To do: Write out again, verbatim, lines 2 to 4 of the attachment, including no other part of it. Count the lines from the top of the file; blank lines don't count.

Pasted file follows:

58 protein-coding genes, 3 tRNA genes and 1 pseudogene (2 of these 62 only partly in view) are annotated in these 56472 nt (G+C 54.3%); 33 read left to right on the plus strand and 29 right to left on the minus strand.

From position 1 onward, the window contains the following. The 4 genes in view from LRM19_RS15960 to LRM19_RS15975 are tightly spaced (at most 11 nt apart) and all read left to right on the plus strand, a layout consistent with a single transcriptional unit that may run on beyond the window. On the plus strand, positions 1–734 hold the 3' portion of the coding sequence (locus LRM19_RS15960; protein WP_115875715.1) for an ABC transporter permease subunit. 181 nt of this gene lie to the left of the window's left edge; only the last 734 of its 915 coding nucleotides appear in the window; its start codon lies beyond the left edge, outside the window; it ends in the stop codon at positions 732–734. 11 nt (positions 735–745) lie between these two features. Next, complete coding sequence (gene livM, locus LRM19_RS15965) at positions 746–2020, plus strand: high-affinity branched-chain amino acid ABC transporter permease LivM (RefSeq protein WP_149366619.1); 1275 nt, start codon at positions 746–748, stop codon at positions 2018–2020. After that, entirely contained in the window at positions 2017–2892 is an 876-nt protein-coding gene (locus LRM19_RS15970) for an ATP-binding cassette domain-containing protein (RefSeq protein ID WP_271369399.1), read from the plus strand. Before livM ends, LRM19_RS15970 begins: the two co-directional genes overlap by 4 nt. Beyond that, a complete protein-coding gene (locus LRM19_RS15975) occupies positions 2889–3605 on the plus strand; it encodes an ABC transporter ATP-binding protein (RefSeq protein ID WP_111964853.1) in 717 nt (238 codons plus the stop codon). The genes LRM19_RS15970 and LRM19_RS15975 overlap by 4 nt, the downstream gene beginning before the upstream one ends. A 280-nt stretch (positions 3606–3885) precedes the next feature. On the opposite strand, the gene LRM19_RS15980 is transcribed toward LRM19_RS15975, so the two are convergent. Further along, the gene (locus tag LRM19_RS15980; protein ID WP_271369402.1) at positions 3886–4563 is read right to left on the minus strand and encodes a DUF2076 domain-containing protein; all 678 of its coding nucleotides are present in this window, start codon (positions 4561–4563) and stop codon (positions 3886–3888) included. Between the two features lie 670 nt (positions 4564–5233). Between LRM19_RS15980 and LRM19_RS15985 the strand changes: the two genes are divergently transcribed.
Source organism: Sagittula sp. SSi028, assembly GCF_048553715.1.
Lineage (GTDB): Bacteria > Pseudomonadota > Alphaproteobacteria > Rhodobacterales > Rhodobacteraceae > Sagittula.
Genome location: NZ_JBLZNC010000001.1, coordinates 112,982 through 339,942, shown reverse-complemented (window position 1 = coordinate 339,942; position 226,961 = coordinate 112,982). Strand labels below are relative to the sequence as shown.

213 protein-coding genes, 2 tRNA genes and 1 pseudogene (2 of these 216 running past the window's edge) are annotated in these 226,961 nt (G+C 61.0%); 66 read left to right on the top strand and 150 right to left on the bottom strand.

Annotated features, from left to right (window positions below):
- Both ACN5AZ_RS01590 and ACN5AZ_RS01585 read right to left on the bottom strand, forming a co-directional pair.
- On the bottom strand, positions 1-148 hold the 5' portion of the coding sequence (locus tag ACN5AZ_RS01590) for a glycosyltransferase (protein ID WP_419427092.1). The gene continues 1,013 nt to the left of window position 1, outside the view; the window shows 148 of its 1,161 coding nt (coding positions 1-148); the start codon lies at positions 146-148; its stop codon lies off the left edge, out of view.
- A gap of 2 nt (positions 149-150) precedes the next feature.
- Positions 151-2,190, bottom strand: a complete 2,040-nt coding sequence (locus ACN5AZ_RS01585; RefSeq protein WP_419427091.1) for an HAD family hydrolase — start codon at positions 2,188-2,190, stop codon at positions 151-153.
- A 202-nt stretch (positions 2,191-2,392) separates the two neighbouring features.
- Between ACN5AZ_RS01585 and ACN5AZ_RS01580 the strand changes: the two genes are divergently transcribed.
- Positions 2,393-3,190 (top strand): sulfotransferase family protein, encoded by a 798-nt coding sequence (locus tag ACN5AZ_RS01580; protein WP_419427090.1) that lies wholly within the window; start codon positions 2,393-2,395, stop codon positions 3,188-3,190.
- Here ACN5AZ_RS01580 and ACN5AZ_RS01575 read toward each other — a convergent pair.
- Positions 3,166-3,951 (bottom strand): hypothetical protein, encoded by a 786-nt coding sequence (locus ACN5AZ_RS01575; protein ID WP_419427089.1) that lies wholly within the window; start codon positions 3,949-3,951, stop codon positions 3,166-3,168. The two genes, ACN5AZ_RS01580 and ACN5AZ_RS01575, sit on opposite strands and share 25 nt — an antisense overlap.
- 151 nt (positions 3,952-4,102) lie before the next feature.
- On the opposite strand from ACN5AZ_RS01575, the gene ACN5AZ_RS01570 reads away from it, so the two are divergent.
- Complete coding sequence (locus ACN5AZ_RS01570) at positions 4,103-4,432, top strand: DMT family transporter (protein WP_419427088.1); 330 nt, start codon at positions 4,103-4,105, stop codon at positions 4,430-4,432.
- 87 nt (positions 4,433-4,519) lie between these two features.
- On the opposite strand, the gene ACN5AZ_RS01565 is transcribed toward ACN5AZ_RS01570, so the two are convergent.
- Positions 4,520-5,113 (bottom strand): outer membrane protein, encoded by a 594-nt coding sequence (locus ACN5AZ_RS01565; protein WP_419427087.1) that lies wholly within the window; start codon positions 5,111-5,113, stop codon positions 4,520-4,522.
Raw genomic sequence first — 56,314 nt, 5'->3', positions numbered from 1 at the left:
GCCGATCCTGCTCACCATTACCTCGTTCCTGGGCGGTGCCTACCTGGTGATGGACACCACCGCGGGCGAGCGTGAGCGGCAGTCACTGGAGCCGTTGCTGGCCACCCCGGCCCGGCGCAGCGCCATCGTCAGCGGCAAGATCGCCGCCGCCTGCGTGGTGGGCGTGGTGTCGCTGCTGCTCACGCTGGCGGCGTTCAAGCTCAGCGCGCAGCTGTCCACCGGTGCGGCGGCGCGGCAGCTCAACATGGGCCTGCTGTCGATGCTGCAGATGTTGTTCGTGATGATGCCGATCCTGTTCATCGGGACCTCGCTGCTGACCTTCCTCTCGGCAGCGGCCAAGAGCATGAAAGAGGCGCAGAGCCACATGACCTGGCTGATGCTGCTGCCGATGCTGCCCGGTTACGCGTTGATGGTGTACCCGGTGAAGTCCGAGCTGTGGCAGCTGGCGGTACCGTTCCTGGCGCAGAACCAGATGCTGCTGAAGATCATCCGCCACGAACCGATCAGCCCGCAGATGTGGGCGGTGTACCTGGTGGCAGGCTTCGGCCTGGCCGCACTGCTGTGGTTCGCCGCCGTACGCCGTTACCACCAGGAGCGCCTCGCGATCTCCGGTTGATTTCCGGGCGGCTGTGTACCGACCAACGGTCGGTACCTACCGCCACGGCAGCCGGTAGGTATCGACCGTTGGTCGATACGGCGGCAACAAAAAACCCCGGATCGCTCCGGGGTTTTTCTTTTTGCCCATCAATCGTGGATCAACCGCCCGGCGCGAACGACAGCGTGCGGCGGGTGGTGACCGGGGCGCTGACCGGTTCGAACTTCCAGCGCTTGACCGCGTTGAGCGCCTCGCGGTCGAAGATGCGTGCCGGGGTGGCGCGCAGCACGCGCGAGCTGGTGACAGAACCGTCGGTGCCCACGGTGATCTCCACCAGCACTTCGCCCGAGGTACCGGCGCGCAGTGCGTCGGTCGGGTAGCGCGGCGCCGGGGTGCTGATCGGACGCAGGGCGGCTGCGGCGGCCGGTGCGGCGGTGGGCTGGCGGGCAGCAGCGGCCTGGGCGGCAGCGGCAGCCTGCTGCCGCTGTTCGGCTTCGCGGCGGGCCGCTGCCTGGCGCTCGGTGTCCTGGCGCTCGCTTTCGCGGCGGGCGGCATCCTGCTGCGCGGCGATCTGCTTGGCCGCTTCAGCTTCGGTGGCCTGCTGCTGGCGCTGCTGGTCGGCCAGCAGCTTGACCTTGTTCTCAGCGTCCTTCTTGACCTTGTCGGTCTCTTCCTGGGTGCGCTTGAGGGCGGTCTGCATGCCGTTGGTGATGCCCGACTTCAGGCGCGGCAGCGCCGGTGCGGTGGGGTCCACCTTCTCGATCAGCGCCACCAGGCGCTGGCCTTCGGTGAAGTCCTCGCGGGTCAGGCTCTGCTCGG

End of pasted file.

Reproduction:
From position 1 onward, the window contains the following. The 4 genes in view from LRM19_RS15960 to LRM19_RS15975 are tightly spaced (at most 11 nt apart) and all read left to right on the plus strand, a layout consistent with a single transcriptional unit that may run on beyond the window. On the plus strand, positions 1–734 hold the 3' portion of the coding sequence (locus LRM19_RS15960; protein WP_115875715.1) for an ABC transporter permease subunit. 181 nt of this gene lie to the left of the window's left edge; only the last 734 of its 915 coding nucleotides appear in the window; its start codon lies beyond the left edge, outside the window; it ends in the stop codon at positions 732–734. 11 nt (positions 735–745) lie between these two features. Next, complete coding sequence (gene livM, locus LRM19_RS15965) at positions 746–2020, plus strand: high-affinity branched-chain amino acid ABC transporter permease LivM (RefSeq protein WP_149366619.1); 1275 nt, start codon at positions 746–748, stop codon at positions 2018–2020. After that, entirely contained in the window at positions 2017–2892 is an 876-nt protein-coding gene (locus LRM19_RS15970) for an ATP-binding cassette domain-containing protein (RefSeq protein ID WP_271369399.1), read from the plus strand. Before livM ends, LRM19_RS15970 begins: the two co-directional genes overlap by 4 nt. Beyond that, a complete protein-coding gene (locus LRM19_RS15975) occupies positions 2889–3605 on the plus strand; it encodes an ABC transporter ATP-binding protein (RefSeq protein ID WP_111964853.1) in 717 nt (238 codons plus the stop codon). The genes LRM19_RS15970 and LRM19_RS15975 overlap by 4 nt, the downstream gene beginning before the upstream one ends. A 280-nt stretch (positions 3606–3885) precedes the next feature. On the opposite strand, the gene LRM19_RS15980 is transcribed toward LRM19_RS15975, so the two are convergent. Further along, the gene (locus tag LRM19_RS15980; protein ID WP_271369402.1) at positions 3886–4563 is read right to left on the minus strand and encodes a DUF2076 domain-containing protein; all 678 of its coding nucleotides are present in this window, start codon (positions 4561–4563) and stop codon (positions 3886–3888) included. Between the two features lie 670 nt (positions 4564–5233). Between LRM19_RS15980 and LRM19_RS15985 the strand changes: the two genes are divergently transcribed.
Source organism: Sagittula sp. SSi028, assembly GCF_048553715.1.
Lineage (GTDB): Bacteria > Pseudomonadota > Alphaproteobacteria > Rhodobacterales > Rhodobacteraceae > Sagittula.